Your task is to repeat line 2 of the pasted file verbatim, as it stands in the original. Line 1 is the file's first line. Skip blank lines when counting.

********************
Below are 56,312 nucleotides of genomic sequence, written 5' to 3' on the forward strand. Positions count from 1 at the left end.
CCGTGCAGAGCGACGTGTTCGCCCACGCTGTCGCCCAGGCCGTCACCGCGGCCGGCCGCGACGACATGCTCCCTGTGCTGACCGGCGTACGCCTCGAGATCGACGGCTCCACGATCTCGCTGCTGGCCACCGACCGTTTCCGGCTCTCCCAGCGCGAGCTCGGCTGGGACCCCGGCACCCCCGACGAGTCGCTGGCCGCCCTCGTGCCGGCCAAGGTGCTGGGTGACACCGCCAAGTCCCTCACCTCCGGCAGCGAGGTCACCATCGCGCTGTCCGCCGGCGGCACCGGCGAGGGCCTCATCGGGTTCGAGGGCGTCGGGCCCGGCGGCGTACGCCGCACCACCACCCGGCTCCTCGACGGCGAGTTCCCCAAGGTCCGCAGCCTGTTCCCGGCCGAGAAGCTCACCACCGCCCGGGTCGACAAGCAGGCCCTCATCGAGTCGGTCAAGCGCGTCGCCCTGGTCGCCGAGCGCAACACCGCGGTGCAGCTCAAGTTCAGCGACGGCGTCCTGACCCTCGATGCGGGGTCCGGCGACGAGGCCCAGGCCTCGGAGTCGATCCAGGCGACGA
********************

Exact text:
CCGTGCAGAGCGACGTGTTCGCCCACGCTGTCGCCCAGGCCGTCACCGCGGCCGGCCGCGACGACATGCTCCCTGTGCTGACCGGCGTACGCCTCGAGATCGACGGCTCCACGATCTCGCTGCTGGCCACCGACCGTTTCCGGCTCTCCCAGCGCGAGCTCGGCTGGGACCCCGGCACCCCCGACGAGTCGCTGGCCGCCCTCGTGCCGGCCAAGGTGCTGGGTGACACCGCCAAGTCCCTCACCTCCGGCAGCGAGGTCACCATCGCGCTGTCCGCCGGCGGCACCGGCGAGGGCCTCATCGGGTTCGAGGGCGTCGGGCCCGGCGGCGTACGCCGCACCACCACCCGGCTCCTCGACGGCGAGTTCCCCAAGGTCCGCAGCCTGTTCCCGGCCGAGAAGCTCACCACCGCCCGGGTCGACAAGCAGGCCCTCATCGAGTCGGTCAAGCGCGTCGCCCTGGTCGCCGAGCGCAACACCGCGGTGCAGCTCAAGTTCAGCGACGGCGTCCTGACCCTCGATGCGGGGTCCGGCGACGAGGCCCAGGCCTCGGAGTCGATCCAGGCGACGA